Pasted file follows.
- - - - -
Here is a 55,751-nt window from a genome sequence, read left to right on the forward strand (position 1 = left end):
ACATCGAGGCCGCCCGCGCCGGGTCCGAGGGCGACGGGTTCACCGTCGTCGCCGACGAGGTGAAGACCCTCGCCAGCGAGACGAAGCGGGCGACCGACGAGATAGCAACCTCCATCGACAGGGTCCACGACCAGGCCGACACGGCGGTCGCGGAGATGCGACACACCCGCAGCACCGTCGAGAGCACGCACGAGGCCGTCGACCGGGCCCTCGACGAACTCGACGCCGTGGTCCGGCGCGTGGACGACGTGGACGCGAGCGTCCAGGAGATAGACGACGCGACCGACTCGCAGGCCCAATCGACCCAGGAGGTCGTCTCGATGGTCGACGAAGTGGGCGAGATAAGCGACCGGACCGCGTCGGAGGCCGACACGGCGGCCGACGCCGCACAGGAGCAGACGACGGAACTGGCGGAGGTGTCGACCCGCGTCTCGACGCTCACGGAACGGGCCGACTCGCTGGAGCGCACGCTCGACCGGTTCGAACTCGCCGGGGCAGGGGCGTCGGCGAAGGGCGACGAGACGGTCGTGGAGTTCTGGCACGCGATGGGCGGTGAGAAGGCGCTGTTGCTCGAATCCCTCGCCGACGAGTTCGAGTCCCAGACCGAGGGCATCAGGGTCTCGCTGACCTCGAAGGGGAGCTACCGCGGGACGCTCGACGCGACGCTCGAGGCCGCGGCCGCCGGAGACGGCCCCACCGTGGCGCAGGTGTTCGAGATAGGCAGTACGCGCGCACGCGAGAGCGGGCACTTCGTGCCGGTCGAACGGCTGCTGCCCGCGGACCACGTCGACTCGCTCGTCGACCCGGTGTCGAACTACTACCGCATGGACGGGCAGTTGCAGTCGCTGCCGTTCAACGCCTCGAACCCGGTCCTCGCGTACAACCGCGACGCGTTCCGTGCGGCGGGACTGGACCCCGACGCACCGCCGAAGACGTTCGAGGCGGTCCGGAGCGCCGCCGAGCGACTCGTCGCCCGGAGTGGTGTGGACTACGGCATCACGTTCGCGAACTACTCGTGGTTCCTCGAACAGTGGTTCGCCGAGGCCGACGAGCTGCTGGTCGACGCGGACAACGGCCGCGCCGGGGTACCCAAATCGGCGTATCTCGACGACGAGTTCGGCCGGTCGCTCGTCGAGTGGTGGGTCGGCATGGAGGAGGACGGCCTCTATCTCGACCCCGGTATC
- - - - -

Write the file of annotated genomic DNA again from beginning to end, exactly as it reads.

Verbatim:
Here is a 55,751-nt window from a genome sequence, read left to right on the forward strand (position 1 = left end):
ACATCGAGGCCGCCCGCGCCGGGTCCGAGGGCGACGGGTTCACCGTCGTCGCCGACGAGGTGAAGACCCTCGCCAGCGAGACGAAGCGGGCGACCGACGAGATAGCAACCTCCATCGACAGGGTCCACGACCAGGCCGACACGGCGGTCGCGGAGATGCGACACACCCGCAGCACCGTCGAGAGCACGCACGAGGCCGTCGACCGGGCCCTCGACGAACTCGACGCCGTGGTCCGGCGCGTGGACGACGTGGACGCGAGCGTCCAGGAGATAGACGACGCGACCGACTCGCAGGCCCAATCGACCCAGGAGGTCGTCTCGATGGTCGACGAAGTGGGCGAGATAAGCGACCGGACCGCGTCGGAGGCCGACACGGCGGCCGACGCCGCACAGGAGCAGACGACGGAACTGGCGGAGGTGTCGACCCGCGTCTCGACGCTCACGGAACGGGCCGACTCGCTGGAGCGCACGCTCGACCGGTTCGAACTCGCCGGGGCAGGGGCGTCGGCGAAGGGCGACGAGACGGTCGTGGAGTTCTGGCACGCGATGGGCGGTGAGAAGGCGCTGTTGCTCGAATCCCTCGCCGACGAGTTCGAGTCCCAGACCGAGGGCATCAGGGTCTCGCTGACCTCGAAGGGGAGCTACCGCGGGACGCTCGACGCGACGCTCGAGGCCGCGGCCGCCGGAGACGGCCCCACCGTGGCGCAGGTGTTCGAGATAGGCAGTACGCGCGCACGCGAGAGCGGGCACTTCGTGCCGGTCGAACGGCTGCTGCCCGCGGACCACGTCGACTCGCTCGTCGACCCGGTGTCGAACTACTACCGCATGGACGGGCAGTTGCAGTCGCTGCCGTTCAACGCCTCGAACCCGGTCCTCGCGTACAACCGCGACGCGTTCCGTGCGGCGGGACTGGACCCCGACGCACCGCCGAAGACGTTCGAGGCGGTCCGGAGCGCCGCCGAGCGACTCGTCGCCCGGAGTGGTGTGGACTACGGCATCACGTTCGCGAACTACTCGTGGTTCCTCGAACAGTGGTTCGCCGAGGCCGACGAGCTGCTGGTCGACGCGGACAACGGCCGCGCCGGGGTACCCAAATCGGCGTATCTCGACGACGAGTTCGGCCGGTCGCTCGTCGAGTGGTGGGTCGGCATGGAGGAGGACGGCCTCTATCTCGACCCCGGTATC